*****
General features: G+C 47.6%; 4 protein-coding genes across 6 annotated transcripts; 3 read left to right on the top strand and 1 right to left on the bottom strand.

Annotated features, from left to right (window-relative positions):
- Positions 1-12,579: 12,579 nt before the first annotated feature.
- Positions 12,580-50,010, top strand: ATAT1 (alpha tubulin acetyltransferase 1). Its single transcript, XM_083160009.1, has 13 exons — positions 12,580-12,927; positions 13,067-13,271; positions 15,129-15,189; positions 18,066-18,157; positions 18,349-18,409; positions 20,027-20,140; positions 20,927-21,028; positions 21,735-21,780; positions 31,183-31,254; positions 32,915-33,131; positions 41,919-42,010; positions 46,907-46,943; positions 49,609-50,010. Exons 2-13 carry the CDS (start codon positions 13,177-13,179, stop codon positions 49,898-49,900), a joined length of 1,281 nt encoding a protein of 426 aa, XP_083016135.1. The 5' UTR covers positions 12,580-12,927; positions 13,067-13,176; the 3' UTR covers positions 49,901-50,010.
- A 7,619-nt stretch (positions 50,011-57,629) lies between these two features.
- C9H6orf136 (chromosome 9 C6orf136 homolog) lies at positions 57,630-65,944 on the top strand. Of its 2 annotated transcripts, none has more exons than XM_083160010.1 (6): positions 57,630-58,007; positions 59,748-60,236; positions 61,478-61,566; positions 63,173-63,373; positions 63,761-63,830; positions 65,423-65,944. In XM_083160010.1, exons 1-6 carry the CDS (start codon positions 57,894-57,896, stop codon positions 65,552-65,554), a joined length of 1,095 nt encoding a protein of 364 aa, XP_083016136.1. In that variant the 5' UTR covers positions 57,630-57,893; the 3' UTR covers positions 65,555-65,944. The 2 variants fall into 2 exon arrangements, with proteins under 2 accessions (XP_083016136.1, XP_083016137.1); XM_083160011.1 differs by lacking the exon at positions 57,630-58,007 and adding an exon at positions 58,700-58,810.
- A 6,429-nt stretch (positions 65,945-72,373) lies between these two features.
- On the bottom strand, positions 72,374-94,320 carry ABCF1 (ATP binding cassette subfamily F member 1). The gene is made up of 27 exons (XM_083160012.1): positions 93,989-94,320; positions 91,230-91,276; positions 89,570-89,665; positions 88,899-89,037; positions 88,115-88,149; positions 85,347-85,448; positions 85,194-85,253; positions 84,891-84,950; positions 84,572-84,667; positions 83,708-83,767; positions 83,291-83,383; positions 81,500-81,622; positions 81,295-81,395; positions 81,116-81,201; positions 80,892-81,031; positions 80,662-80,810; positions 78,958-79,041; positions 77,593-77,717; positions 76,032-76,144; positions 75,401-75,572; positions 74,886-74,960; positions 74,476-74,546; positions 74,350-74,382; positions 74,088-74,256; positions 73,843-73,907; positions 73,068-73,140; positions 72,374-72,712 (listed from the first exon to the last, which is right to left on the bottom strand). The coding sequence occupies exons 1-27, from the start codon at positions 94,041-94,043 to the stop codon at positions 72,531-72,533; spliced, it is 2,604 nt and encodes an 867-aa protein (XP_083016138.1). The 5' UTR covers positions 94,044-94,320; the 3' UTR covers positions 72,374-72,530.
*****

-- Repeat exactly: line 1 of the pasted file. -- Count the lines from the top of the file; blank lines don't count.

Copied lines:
General features: G+C 47.6%; 4 protein-coding genes across 6 annotated transcripts; 3 read left to right on the top strand and 1 right to left on the bottom strand.